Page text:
For the meaning of terms in (7) please see [8] . The derivation heavily depends on the global geometry of and various hydrophobic levels of moieties of amino acids appearing in the amino acid chain of the protein. The spacial distribution of atomic centres of these hydrophobic levels change with conformation change, is a rough representation of electron density of wave functions corresponding to the conformation. For globular proteins we can assume that the environment contains only water molecules. For non-globular proteins, the environment will be much more complicated, we have not been able to find a way to make similar derivations. We guess that the corresponding may have more complicated form than (7).

Now consider a system of conformations of the same protein, , this is the system Ben-Naim chooses to apply the second law of thermodynamics. This ensemble case is more familiar, and in fact is the only thermodynamic system appeared in protein folding literature so far. Single molecule phenomena, such as what is the shape of native structure, can never be deduced from such an ensemble system. Instead, the concern should be concentrated on knowing the collective phenomena such as folding rate and folding time, etc. Then indeed we should consider the distribution. For example, the second law of thermodynamics indicates that there is a distribution such that when the proteins at full function state, for any distribution, it will be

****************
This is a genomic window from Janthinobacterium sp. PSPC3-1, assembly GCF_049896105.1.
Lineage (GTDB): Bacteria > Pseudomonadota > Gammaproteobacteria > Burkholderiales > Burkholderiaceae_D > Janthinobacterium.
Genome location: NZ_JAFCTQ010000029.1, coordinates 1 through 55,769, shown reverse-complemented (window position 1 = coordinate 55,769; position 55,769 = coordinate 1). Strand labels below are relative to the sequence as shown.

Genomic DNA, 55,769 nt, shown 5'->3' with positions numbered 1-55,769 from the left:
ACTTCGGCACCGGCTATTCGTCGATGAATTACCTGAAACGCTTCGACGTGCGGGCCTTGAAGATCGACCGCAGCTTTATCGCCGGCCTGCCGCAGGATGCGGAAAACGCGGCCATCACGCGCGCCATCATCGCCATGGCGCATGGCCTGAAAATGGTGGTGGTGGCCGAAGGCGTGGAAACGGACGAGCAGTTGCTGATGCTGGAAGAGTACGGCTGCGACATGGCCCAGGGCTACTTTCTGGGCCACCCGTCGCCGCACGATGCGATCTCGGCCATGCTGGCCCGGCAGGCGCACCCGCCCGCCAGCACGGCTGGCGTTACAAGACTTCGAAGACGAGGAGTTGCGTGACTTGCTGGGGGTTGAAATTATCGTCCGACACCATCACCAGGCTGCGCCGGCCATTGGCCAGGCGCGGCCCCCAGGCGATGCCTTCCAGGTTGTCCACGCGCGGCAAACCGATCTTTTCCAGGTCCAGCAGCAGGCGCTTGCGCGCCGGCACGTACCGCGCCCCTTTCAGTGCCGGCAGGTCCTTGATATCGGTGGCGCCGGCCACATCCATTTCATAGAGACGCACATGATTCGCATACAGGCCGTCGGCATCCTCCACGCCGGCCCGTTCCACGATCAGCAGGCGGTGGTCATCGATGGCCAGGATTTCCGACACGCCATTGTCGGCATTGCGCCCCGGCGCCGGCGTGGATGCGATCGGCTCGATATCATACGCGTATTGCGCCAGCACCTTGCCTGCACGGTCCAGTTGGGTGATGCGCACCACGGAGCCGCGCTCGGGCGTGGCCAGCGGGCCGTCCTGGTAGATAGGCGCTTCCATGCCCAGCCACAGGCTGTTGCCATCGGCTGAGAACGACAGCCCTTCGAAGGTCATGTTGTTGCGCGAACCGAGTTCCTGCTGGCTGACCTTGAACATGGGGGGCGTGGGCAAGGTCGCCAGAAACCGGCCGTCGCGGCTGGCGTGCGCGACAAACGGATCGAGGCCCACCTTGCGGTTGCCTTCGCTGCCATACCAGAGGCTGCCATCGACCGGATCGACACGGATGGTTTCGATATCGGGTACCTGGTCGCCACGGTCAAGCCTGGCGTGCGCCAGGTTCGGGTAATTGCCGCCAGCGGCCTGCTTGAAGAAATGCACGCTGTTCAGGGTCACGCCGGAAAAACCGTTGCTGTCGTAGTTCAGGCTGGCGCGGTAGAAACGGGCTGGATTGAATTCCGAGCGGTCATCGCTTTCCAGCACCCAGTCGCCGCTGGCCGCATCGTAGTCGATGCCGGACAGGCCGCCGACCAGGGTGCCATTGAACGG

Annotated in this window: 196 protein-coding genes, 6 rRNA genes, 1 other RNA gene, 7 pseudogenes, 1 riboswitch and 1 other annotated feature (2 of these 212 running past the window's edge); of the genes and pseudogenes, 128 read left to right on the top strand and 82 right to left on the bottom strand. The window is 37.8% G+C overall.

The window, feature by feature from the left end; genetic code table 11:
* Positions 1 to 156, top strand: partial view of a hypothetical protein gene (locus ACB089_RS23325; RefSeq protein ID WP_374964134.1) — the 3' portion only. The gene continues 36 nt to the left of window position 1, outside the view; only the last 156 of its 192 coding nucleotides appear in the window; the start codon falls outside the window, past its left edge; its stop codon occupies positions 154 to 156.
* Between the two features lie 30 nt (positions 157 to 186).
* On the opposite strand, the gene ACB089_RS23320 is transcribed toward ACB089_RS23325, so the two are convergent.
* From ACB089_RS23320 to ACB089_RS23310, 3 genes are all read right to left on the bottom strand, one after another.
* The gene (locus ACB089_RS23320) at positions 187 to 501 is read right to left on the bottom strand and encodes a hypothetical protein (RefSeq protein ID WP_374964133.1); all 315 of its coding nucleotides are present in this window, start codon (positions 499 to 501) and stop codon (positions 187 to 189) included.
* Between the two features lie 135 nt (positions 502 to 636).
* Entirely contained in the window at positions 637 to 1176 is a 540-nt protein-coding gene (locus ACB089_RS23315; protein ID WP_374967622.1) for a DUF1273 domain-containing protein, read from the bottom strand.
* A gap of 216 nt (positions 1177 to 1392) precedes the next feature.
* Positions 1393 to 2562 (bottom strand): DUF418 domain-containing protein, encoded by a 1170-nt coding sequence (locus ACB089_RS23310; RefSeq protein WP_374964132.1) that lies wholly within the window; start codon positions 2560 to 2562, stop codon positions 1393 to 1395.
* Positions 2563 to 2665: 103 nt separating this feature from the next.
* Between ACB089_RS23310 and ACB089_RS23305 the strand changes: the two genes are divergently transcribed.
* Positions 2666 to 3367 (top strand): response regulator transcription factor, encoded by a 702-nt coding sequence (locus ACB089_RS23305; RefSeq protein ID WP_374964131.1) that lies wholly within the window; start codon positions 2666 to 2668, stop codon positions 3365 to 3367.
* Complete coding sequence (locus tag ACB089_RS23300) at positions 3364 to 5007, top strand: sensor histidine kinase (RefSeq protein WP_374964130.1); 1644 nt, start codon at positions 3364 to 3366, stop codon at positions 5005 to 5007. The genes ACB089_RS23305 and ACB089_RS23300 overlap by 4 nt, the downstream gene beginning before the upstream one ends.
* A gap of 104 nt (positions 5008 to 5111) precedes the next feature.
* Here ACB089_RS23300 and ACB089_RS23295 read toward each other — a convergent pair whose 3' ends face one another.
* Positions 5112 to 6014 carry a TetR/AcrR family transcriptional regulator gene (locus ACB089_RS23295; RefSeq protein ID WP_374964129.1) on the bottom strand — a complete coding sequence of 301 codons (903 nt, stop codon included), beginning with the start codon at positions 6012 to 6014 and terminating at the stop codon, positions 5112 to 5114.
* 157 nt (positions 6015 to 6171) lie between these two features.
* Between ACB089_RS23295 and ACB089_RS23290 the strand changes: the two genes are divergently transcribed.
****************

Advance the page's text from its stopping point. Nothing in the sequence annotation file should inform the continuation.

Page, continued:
The problem is, nobody knows, as Ben-Naim admitted in [4] . One suggestion is that we apply and try the Boltzmann distribution


Because that any conformation such that will have much smaller, thus less chance to appear in the full function state of the ensemble. Of course, this is only a conjecture and it is not so important to know, at least not as Ben-Naim claimed in [4] : “If one knew this distribution, then one could tell which conformations are more probable than the others under the given environment.” Okay, we now all know that in physiological situation, the native structure is “more probable than the others under the given environment”, but, just by this knowledegy, could you tell me what is the geometric shape of the native structure? So to solve the protein folding problem, at least for the prediction of native structure from the knowledge of amino acid sequence, we have to know what is and solve (5) or (6) with whatever mathematical method. That is, we should pursue the “deepest pitfall” to solve the protein folding problem, because it is not a pitfall at all.

3. Conclusion

We have demonstrated that the “deepest pitfall” of Ben-Naim claimed is not a pitfall at all. Because of lack of mathematical skill, misconnect of second law of thermodynamics can only be applied to ensemble systems, and moreover, faille of deriving a Gibbs free energy formula of portion folding from the underline prin- ciple of Anfinsen’s thermodynamic hypothesis, Ben-Naim wrongly warned people that pursuing the thermody- namic hypothesis will lead them to “pitfall”.